The final rule with comment period addresses changes to the physician fee schedule, clinical laboratory fee schedule, and other Medicare Part B payment policies to ensure that CMS payment systems are updated to reflect changes in medical practice and the relative value of services. This final rule with comment period also includes a discussion in the Supplementary Information regarding various programs.

The Congressional Review Act (CRA) requires a 60-day delay in the effective date of a major rule from the date of publication in the Federal Register or receipt of the rule by Congress, whichever is later. 5 U.S.C. 801(a)(3)(A). The final rule with comment period has an announced effective date of January 1, 2014, except for certain other amendments which are effective on January 1, 2015, and other policies specified under certain identified preamble sections which are applicable on January 27, 2014. We received the rule on December 6, 2013, and it was published in the Federal Register on December 10, 2013. Therefore, the final rule does not have the required 60-day delay in effective date for the provisions identified with an effective date of January 1, 2014, or January 27, 2014.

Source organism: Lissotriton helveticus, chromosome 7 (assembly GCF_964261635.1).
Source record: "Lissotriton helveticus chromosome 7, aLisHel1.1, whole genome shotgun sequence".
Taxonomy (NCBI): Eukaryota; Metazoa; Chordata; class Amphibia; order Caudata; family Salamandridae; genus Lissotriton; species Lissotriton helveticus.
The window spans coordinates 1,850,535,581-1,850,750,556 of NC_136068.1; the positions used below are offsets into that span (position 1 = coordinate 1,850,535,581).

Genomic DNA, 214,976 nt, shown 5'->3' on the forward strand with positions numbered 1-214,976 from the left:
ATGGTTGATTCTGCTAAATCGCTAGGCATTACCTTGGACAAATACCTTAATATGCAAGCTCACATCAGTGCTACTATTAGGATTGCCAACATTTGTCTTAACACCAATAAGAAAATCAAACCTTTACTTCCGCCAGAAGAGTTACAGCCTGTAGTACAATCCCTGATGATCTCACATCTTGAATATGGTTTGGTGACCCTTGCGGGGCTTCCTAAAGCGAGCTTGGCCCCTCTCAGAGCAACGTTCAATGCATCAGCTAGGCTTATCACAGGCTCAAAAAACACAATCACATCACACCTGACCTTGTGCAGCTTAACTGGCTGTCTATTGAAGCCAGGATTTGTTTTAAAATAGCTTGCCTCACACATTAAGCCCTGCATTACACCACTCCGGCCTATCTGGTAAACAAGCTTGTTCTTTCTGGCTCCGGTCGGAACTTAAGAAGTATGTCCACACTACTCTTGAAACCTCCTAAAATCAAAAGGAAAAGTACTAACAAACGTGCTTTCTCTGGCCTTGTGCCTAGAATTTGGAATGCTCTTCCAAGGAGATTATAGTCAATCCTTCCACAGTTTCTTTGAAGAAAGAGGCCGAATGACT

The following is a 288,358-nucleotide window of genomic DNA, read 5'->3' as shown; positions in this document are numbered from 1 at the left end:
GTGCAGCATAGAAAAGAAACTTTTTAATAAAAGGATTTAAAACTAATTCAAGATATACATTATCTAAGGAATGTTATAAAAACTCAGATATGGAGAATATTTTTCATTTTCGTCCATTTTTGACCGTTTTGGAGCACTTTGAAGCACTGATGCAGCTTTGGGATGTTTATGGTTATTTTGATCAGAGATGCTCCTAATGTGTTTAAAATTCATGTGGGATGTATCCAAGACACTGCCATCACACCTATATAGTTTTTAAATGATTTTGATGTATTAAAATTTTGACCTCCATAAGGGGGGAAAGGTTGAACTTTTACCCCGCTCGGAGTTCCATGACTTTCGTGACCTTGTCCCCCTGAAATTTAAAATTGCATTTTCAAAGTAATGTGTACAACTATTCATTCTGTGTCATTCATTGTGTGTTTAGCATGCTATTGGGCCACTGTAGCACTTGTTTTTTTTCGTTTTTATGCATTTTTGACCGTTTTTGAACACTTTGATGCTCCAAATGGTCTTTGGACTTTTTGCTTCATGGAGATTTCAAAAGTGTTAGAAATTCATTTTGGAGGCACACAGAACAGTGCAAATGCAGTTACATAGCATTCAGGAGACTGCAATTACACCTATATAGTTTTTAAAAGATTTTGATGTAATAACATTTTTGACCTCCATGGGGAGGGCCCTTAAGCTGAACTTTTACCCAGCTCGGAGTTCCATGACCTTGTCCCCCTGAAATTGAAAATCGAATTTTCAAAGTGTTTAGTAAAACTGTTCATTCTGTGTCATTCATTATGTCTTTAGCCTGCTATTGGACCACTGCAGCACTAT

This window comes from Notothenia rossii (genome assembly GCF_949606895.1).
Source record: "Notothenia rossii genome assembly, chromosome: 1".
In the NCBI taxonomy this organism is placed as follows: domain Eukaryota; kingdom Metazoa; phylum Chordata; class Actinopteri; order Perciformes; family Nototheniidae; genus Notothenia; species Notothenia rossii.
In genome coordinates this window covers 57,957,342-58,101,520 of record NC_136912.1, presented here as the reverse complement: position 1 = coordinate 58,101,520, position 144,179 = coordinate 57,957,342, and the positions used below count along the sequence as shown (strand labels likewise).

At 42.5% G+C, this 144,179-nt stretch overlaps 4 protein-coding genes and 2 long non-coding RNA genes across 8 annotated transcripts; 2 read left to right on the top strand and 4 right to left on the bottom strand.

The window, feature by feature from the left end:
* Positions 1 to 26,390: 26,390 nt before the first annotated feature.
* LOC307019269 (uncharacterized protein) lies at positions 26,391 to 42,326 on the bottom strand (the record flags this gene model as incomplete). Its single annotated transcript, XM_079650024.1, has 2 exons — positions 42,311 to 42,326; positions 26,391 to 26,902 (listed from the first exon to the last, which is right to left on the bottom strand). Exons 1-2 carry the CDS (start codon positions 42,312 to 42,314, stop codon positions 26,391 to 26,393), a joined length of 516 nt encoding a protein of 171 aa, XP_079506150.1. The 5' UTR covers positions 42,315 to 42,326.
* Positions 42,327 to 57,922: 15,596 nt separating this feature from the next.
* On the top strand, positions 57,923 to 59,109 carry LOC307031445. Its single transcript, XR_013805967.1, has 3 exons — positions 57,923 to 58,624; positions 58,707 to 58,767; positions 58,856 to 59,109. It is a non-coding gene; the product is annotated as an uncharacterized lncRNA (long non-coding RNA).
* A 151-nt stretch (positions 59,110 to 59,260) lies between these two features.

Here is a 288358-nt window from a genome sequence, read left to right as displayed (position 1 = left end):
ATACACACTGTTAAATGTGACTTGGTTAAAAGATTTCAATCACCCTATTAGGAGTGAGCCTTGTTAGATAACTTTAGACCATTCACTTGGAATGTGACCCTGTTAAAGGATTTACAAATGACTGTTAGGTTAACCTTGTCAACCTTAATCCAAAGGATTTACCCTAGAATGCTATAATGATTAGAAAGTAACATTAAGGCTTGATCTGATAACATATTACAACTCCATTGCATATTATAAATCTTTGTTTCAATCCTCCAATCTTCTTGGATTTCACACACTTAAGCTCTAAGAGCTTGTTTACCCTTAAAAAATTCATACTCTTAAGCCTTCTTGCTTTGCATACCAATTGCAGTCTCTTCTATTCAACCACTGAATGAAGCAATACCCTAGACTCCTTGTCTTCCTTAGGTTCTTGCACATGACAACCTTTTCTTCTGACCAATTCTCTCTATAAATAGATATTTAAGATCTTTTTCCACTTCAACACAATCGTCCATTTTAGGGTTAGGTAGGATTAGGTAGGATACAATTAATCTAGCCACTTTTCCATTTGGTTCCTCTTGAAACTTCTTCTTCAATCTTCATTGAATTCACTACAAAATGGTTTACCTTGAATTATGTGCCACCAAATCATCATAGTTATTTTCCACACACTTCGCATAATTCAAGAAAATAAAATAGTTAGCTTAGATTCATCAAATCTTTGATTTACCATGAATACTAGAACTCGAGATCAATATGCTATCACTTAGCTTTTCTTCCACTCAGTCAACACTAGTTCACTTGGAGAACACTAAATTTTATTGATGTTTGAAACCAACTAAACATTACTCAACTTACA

The 60-day delay in effective date can be waived, however, if the agency finds for good cause that the delay is impracticable, unnecessary, or contrary to the public interest, and the agency incorporates a statement of the findings and its reasons in the rule issued. In that regard, CMS noted that due to the lapse in appropriations and the statutory requirements governing the system, CMS found it contrary to the public interest to delay the effective dates of the Medicare Physician Fee Schedule (MPFS) portions of this final rule. CMS found good cause to waive the notice of proposed rulemaking and the notice and comment procedures for certain interim procedure codes identified. CMS found good cause to waive notice and comment procedures with respect to the misvalued codes and to revise Relative Value Units (RVU) for these codes on an interim final basis. CMS found that it would be contrary to the public interest to delay the effective date of the Physician Quality Reporting System (PQRS), value-based payment modifier, Electronic Health Record (EHR) incentive program, and Medicare Shared Savings provisions of this final rule. Lastly, CMS incorporated a statement of its findings along with its reasons that a delayed effective date is both impracticable and contrary to the public interest, and waived the delay in the effective date of this final rule, but clarified that the delayed effective date is not waived for other provisions in this final rule with comment period, and that those policies will be effective on January 27, 2014. Consequently, to the extent that there are portions of this final rule that have a stated effective date of January 1, 2014, or January 27, 2014, and the agency has not found good cause, CMS is not in compliance with the 60-day requirement.